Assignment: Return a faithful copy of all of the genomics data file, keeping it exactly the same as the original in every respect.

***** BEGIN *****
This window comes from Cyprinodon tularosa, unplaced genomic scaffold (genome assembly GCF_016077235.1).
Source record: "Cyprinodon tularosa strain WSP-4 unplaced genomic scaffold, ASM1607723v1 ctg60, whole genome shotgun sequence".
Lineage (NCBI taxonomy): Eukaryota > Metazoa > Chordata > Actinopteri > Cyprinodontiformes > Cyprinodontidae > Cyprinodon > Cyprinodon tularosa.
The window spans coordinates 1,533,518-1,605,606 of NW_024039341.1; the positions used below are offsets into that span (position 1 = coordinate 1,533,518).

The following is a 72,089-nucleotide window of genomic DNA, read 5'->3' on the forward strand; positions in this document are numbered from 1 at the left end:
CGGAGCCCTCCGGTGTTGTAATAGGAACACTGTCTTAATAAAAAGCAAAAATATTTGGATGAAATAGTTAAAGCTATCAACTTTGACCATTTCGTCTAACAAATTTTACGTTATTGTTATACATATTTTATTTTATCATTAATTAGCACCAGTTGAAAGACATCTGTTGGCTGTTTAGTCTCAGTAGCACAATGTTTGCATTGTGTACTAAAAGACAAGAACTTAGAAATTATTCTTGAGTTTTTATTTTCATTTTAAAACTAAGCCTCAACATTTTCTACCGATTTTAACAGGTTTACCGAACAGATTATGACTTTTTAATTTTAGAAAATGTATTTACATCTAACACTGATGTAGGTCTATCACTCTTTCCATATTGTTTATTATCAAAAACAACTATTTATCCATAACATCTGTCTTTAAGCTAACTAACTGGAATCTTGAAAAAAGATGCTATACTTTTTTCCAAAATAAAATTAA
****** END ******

This window comes from Cyprinodon tularosa, unplaced genomic scaffold (genome assembly GCF_016077235.1).
Source record: "Cyprinodon tularosa strain WSP-4 unplaced genomic scaffold, ASM1607723v1 ctg60, whole genome shotgun sequence".
Lineage (NCBI taxonomy): Eukaryota > Metazoa > Chordata > Actinopteri > Cyprinodontiformes > Cyprinodontidae > Cyprinodon > Cyprinodon tularosa.
The window spans coordinates 1,533,518-1,605,606 of NW_024039341.1; the positions used below are offsets into that span (position 1 = coordinate 1,533,518).

The following is a 72,089-nucleotide window of genomic DNA, read 5'->3' on the forward strand; positions in this document are numbered from 1 at the left end:
CGGAGCCCTCCGGTGTTGTAATAGGAACACTGTCTTAATAAAAAGCAAAAATATTTGGATGAAATAGTTAAAGCTATCAACTTTGACCATTTCGTCTAACAAATTTTACGTTATTGTTATACATATTTTATTTTATCATTAATTAGCACCAGTTGAAAGACATCTGTTGGCTGTTTAGTCTCAGTAGCACAATGTTTGCATTGTGTACTAAAAGACAAGAACTTAGAAATTATTCTTGAGTTTTTATTTTCATTTTAAAACTAAGCCTCAACATTTTCTACCGATTTTAACAGGTTTACCGAACAGATTATGACTTTTTAATTTTAGAAAATGTATTTACATCTAACACTGATGTAGGTCTATCACTCTTTCCATATTGTTTATTATCAAAAACAACTATTTATCCATAACATCTGTCTTTAAGCTAACTAACTGGAATCTTGAAAAAAGATGCTATACTTTTTTCCAAAATAAAATTAA